OPINION: This article may contain commentary which reflects the author’s opinion.
The U.S. Supreme Court is set to hear oral arguments in a case involving a federal ban on bump stocks, which are add-on devices that can turn a semi-automatic rifle into a fully automatic weapon.
The case in question, Garland v. Cargill, is set for later this month. The bump stocks were banned during the Trump administration after a mass shooting in Las Vegas, Nevada, that killed nearly 60 people with weapons that were equipped with the stocks.
Bump stock-equipped weapons are what the Trump administration refers to as “machine guns,” which the general public cannot own without first obtaining a federal license. Grun rights groups filed suit against the federal government in 2018. The highest court in the nation has finally accepted the case.
The Bureau of Alcohol, Tobacco, Firearms, and Explosives implemented a rule requiring owners of bump stocks to either destroy them or turn them over to the organization.
“Specifically, these devices convert an otherwise semiautomatic firearm into a machinegun by functioning as a self-acting or self-regulating mechanism that harnesses the recoil energy of the semiautomatic firearm in a manner that allows the trigger to reset and continue firing without additional physical manipulation of the trigger by the shooter,” a Justice Department rule summary said at the time. “Hence, a semiautomatic firearm to which a bump-stock-type device is attached can produce automatic fire with a single pull of the trigger.”
Gun rights organizations claim that the rule is a violation of the Second Amendment and that it changed terms to broaden the definition of a machine gun.
The Firearms Policy Coalition filed an amicus brief in that case this week, Center Square reported.
“When ATF first considered the legality of bump stocks over twenty years ago, it correctly concluded that they do not qualify as ‘machineguns,’” the brief noted. “Yet in 2018, in the face of acute political pressure, the agency reversed course and adopted a new definition of the term that encompasses the bump stocks at issue. Petitioners’ defense of that newfound interpretation either ignores the statute Congress enacted or seeks to rewrite it.”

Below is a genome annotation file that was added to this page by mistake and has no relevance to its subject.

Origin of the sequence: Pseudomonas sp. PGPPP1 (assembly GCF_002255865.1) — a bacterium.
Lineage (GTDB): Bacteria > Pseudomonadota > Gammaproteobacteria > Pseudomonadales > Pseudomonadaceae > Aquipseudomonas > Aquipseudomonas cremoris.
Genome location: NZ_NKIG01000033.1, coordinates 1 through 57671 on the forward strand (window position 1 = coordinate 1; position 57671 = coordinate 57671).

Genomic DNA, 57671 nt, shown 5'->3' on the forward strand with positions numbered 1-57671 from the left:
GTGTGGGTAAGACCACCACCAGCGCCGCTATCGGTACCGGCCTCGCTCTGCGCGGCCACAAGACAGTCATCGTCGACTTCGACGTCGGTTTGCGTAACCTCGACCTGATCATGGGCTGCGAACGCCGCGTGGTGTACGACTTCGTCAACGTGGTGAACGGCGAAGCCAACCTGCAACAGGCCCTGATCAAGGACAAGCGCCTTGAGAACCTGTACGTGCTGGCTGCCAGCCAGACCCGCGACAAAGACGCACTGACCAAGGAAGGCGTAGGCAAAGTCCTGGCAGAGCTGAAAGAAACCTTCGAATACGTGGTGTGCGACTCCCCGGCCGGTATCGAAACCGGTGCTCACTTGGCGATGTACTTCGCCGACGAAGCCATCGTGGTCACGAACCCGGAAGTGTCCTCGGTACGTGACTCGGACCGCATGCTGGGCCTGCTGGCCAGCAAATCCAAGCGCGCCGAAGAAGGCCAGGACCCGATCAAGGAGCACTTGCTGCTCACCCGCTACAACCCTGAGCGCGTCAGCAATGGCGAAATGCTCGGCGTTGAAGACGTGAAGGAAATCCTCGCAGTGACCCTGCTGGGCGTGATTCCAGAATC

In addition, the Supreme Court will also hear a case regarding New York State’s “blacklisting” of the National Rifle Association.
Fox News reported in November that the bump stock challenge involves a firearm accessory added to certain guns, while the NRA case involves a free speech challenge by the organization.
“The high court will hear arguments in the case National Rifle Association of America v. Vullo, which questions whether a government regulator threatening regulated entities with adverse regulatory actions if they do business with a controversial speaker, allegedly because of the government’s hostility to the speaker’s viewpoint, violates the First Amendment,” the outlet reported.
“The former Superintendent of the New York State Department of Financial Services (DFS), Maria T. Vullo, at the behest of former New York Governor Andrew Cuomo, allegedly wielded DFS’s regulatory power to financially blacklist the NRA – coercing banks and insurers to cut ties with the association in an effort, the group says, to suppress its speech,” Fox added.
In addition, the NRA suit claimed that Vullo also made “backroom threats” against regulated firms that were coupled with offers of leniency for unrelated violations if the regulated entities agreed to blacklist the gun rights organization.
“This is a historic step forward for the NRA, its millions of members, and all who believe in the freedom of speech,” said now-former NRA CEO & EVP Wayne LaPierre at the time. “The NRA’s fight continues – this time in the highest court in the land. At a time when free speech is under attack as never before, we believe the Supreme Court will send a message to government officials that they cannot use intimidation tactics to silence those with whom they disagree.”